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Chest Infections |

Not Your Average Transudate: An Unsual Case of a Pleural Effusion Due to Cryptococcus neoformans FREE TO VIEW

Rahul Sood, MD; Paulo Oliveira, MD; Scott Ferrara, MD
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University of Massachusetts, Worcester, MA


Chest. 2015;148(4_MeetingAbstracts):90A. doi:10.1378/chest.2258624
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Abstract

SESSION TITLE: Chest Infections Case Report Posters

SESSION TYPE: Affiliate Case Report Poster

PRESENTED ON: Tuesday, October 27, 2015 at 01:30 PM - 02:30 PM

INTRODUCTION: We present an intriguing case of a pleural effusion due to Cryptococcus neoformans presenting as a transudate

CASE PRESENTATION: 79 year old male with a past medical history significant for end stage renal disease on hemodialysis and ischemic cardiomyopathy with an ejection fraction of 35%, was admitted to the medicine service with a 2 week history of worsening fatigue and shortness of breath. A chest radiograph showed a new large right sided pleural effusion. A therapeutic thoracentesis was performed with removal of 1200 ml of serous fluid which is transudative by Lights criteria. Specifically, the pleural fluid lactate dehydrogenase was 120 IU/L (serum LDH 216 IU/L), fluid protein 2.5 mg/dl (serum total protein 6.4 mg/dl), glucose 138 mg/dl and WBC count 170/mm3. Cultures from the fluid unexpectedly grew cryptococcus neoformans. Lumbar puncture revealed a positive cryptococcal antigen in the CSF. Serum cryptococcal antigen was negative as were blood cultures. A pigtail chest tube was placed for continued drainage of the effusion for a total of 5 days, and he was started on anti-fungal therapy with amphotericin B and flucytosine per infectious disease recommendations. He clinically improved after about 1 week of treatment, and was discharged to a rehabilitation facility after being transitioned to oral fluconazole for a planned 6 month course for disseminated cryptococcoses. The patient was readmitted after 3 weeks with cardiogenic shock due to acute coronary syndrome, and unfortunately passed away soon after.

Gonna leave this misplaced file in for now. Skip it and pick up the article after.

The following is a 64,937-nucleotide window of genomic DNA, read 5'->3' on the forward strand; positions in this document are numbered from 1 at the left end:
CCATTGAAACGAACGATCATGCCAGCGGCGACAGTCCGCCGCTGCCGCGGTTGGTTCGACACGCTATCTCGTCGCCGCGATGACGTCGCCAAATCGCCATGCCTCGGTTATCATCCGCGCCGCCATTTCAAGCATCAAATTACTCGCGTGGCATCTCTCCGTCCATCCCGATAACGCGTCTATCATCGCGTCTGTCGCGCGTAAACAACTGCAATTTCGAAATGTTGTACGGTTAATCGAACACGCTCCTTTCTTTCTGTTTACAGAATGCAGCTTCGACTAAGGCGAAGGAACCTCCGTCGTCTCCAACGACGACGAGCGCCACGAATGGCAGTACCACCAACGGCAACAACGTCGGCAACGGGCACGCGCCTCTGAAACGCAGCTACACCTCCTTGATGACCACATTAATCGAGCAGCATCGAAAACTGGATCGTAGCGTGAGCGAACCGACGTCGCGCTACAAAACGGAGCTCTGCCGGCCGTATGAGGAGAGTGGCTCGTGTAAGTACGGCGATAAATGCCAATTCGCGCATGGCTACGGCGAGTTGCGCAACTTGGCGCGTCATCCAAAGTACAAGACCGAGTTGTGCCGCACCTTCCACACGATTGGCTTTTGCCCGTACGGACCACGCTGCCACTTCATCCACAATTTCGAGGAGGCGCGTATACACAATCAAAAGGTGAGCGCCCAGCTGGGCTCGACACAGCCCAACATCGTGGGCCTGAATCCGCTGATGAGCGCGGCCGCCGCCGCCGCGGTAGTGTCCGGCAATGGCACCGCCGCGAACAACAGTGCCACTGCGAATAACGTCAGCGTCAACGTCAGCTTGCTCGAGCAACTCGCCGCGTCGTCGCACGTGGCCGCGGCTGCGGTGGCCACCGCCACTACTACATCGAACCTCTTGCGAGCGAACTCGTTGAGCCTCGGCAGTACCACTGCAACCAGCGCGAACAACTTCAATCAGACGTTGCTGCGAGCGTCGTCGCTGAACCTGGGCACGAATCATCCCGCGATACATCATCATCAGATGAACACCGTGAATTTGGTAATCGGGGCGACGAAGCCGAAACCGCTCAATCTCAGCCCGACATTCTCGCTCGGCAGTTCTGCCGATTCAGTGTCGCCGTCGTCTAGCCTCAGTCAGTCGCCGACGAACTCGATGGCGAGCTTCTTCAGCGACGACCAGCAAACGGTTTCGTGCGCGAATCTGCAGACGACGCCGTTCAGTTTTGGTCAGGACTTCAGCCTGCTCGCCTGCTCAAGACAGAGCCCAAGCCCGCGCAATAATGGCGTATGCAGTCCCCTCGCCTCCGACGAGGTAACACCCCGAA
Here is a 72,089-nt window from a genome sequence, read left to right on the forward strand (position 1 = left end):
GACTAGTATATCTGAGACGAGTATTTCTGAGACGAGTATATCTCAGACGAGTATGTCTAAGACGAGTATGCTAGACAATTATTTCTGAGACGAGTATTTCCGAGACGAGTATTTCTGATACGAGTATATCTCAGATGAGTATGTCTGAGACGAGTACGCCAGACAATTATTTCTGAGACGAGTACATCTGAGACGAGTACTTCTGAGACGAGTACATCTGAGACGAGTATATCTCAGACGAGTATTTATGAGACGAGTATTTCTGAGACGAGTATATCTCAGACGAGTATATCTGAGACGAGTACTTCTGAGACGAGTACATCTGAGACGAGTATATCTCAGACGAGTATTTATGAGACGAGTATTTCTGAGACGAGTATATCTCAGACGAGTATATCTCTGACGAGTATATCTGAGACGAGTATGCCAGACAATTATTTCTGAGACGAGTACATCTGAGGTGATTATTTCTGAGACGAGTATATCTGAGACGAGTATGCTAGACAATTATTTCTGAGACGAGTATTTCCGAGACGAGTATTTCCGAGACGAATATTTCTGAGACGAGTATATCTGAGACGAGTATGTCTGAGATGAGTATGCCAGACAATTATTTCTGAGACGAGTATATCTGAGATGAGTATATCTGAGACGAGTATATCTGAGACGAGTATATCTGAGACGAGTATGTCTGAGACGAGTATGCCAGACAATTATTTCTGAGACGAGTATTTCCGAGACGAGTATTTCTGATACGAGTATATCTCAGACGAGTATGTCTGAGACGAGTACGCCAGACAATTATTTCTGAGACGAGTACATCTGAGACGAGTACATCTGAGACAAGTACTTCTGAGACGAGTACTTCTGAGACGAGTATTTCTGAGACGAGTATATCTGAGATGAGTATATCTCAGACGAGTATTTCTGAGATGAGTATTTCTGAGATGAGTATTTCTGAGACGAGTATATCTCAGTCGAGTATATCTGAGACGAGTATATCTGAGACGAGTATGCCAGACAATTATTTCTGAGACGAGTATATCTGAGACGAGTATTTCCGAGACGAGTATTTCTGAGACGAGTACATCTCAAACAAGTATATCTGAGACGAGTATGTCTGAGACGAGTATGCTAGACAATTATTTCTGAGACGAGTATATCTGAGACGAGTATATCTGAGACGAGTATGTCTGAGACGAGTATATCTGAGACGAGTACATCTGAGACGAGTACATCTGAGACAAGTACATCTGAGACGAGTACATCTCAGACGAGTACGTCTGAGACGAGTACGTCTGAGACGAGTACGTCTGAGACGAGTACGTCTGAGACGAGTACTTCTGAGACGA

DISCUSSION: Pulmonary disease due to cryptococcus neoformans usually manifests radiographically as multiple nodules (often with cavitation), air space consolidations or ground-glass opacities1. Pleural effusions due to this organism are uncommon, and appear to result from extention of a primary subpleural nodule into the pleural space2. Furthermore, our literature review revealed that all of these pleural effusions were exudative, most of them being lymphocyte predominant3.

CONCLUSIONS: We present possibly the first reported case of a transudative pleural effusion due to cryptococcus neoformans in an elderly patient on hemodialysis

Reference #1: Chang WC, Tzao C, Hsu HH, Lee SC, Huang KL, Tung HJ, Chen CY. Pulmonary cryptococcosis: comparison of clinical and radiographic characteristics in immunocompetent and immunocompromised patients. Chest. 2006 Feb;129(2):333-40.

Reference #2: Salyer WR, Salyer DC. Pleural involvement in cryptococcosis. Chest. 1974 Aug;66(2):139-40.

Reference #3: Light,R.W. Pleural Diseases, 2006 (p. 266)

DISCLOSURE: The following authors have nothing to disclose: Rahul Sood, Paulo Oliveira, Scott Ferrara

No Product/Research Disclosure Information


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